This message was relayed last week from the latest HMI report on student learning in colleges and reinforced at the annual conference of FE human resource practitioners.
The report, which is based on findings from college inspections during 2000-03, concludes: "While the learning experience of students in FE colleges is predominantly positive, further progress is needed if all learners are to receive consistently high-quality learning experiences."
Inspectors found "a serious deficiency" in that many students who may know what they want from FE do not know how to set about getting it. Their lecturers do not have a systematic enough understanding of how students learn to be of much assistance.
The report continues: "Where colleges have instituted lesson observation as part of their arrangements to evaluate teaching and learning, the focus, particularly where performance management is involved, is on the lecturer.
There is less consideration of issues such as students' learning styles, dialogue between learners, negotiations between the lecturer and learners and the quality of learning."
HMI praises the collaborative initiative on learning approaches involving Cardonald, Angus, Cumbernauld and Falkirk colleges. It is described as a valuable example of a project led by management and developed by staff.
The inspectors call for the project's findings and good practice to be made more widely known, and also urge staff development to make lecturers more aware of how learners learn both on campus and remotely. The report says this is particularly necessary in FE because of the great significance students attach to their relationships with staff.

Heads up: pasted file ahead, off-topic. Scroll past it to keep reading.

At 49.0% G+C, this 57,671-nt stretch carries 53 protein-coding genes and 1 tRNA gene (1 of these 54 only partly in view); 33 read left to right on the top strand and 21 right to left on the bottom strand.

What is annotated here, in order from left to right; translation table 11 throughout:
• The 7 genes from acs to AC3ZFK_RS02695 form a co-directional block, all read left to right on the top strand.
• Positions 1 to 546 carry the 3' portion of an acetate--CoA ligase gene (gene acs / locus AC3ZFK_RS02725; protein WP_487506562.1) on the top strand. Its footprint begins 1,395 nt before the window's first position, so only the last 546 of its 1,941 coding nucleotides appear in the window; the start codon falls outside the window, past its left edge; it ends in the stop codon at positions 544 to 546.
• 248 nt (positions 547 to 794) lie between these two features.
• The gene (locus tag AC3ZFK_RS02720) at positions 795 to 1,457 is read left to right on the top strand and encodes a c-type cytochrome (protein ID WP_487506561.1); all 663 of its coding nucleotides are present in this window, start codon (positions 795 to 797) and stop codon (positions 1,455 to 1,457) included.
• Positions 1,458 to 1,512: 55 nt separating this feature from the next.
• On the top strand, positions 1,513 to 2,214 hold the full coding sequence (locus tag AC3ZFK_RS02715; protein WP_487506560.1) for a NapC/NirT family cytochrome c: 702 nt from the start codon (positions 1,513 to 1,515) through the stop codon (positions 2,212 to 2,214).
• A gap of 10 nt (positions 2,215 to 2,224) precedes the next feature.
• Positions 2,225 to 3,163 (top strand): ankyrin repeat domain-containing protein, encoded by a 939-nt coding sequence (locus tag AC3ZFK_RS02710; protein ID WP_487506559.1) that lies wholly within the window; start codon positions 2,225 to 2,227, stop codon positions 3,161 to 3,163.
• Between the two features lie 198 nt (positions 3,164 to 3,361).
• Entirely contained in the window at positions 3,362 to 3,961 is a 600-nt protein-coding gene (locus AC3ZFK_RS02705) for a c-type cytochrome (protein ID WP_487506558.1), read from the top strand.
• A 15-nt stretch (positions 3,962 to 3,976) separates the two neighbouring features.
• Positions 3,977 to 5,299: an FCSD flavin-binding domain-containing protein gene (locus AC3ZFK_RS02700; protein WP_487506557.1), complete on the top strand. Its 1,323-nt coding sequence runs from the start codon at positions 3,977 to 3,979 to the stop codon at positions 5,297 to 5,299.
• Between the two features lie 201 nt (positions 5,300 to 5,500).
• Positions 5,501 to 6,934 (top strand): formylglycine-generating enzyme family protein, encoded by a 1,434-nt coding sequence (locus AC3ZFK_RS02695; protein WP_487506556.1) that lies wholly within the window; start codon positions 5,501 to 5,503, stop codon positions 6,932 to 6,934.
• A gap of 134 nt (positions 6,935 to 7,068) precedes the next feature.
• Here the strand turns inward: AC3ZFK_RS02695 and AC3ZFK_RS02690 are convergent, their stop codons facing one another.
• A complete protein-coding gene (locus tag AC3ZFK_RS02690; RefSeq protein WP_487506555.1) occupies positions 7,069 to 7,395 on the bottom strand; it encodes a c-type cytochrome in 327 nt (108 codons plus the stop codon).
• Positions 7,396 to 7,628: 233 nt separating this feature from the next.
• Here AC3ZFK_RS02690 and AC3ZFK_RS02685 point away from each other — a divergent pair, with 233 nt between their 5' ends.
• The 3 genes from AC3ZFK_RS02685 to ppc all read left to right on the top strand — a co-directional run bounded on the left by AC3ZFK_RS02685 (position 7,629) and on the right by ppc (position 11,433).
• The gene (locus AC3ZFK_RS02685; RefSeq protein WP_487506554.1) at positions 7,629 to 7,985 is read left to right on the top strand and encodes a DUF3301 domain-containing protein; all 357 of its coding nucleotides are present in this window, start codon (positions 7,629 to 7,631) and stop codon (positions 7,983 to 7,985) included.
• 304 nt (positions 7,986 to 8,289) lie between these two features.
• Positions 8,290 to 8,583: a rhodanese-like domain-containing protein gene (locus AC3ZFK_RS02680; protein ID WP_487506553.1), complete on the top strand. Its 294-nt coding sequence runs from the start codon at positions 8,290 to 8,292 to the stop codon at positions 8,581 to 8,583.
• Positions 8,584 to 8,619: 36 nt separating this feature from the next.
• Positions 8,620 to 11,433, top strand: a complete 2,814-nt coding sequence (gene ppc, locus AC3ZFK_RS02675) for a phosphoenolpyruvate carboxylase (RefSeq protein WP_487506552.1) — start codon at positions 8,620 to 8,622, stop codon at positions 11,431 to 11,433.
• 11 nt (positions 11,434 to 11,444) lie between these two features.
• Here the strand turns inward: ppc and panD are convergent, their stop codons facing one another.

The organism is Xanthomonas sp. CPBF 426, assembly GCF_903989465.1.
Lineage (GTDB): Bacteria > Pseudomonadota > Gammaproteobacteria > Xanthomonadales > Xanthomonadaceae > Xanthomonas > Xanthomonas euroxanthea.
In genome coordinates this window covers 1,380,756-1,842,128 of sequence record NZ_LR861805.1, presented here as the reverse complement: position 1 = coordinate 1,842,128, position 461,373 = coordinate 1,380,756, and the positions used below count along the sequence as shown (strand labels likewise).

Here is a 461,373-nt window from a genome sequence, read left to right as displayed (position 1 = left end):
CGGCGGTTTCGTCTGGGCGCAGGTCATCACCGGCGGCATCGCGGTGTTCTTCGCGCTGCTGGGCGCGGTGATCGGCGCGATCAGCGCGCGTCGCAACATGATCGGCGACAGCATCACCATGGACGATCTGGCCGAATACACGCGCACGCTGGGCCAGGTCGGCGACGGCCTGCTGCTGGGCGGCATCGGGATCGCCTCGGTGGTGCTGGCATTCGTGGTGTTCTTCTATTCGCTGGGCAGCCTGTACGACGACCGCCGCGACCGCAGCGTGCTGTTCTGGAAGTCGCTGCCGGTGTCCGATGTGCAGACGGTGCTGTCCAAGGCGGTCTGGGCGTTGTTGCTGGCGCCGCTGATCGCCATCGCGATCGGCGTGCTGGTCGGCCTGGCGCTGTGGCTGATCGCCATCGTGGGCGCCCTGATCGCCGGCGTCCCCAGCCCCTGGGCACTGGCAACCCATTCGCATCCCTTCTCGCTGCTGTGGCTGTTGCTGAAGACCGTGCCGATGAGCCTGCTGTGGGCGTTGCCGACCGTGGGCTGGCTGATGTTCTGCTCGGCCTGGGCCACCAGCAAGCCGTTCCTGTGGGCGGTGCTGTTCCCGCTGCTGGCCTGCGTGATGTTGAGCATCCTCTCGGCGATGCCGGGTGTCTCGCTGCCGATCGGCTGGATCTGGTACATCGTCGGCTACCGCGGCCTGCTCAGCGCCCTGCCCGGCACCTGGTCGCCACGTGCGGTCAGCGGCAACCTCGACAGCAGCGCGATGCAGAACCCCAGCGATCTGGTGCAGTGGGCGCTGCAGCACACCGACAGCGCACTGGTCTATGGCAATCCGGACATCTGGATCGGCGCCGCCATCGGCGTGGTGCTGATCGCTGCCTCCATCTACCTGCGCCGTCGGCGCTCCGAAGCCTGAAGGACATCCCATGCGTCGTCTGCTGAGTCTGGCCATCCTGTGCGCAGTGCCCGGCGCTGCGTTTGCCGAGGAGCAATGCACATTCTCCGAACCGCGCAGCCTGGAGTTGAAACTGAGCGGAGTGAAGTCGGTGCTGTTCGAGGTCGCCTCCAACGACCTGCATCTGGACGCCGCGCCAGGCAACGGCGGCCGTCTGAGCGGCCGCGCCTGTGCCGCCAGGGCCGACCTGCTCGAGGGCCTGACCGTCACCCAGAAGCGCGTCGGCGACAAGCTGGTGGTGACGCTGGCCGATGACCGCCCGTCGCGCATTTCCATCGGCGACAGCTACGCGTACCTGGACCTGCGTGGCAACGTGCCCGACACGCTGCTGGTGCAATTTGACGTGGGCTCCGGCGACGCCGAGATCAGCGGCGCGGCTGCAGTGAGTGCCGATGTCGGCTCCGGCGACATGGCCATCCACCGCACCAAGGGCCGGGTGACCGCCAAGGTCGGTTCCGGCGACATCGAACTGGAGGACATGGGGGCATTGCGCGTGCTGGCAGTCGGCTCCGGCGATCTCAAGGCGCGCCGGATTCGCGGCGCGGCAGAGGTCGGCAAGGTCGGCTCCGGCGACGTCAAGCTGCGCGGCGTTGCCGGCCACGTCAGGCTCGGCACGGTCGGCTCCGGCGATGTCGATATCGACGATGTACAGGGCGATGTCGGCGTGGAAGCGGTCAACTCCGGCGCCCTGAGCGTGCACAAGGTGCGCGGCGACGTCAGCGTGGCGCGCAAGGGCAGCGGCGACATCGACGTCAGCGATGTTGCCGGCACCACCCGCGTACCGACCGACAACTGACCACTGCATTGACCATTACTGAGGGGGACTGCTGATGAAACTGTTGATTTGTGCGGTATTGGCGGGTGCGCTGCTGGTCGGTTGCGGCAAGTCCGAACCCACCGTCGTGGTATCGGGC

Students themselves need more immediate help, HMI states, and this could be done by a "learning processes, styles and skills" component in induction programmes.
The human resource conference, organised by the Scottish Further Education Unit, heard remarks on a similar theme from Rob Wallen, associate principal of Aberdeen College, who presented the conclusions of an SFEU working group. Its report called for lecturers to have "a better knowledge of learning and a range of teaching strategies".
There had been a huge amount of research on multiple intelligences, how learning happens and the context in which it happens, Mr Wallen said, yet "virtually none is impacting on FE".
"Do staff consider how learners learn, or only how they teach?" Mr Wallen asked. The lecturer of 2014, he suggested, should be flexible, responsive and self-reflective. He or she should also have less of a focus on subject knowledge and more on generic skills.
Mr Wallen questioned whether all lecturers need to be graduates. An in-service BA in professional studies could be made available to non-graduates and there might be an introductory teaching qualification for those who do not hold the specialist teaching qualification in FE (TQFE).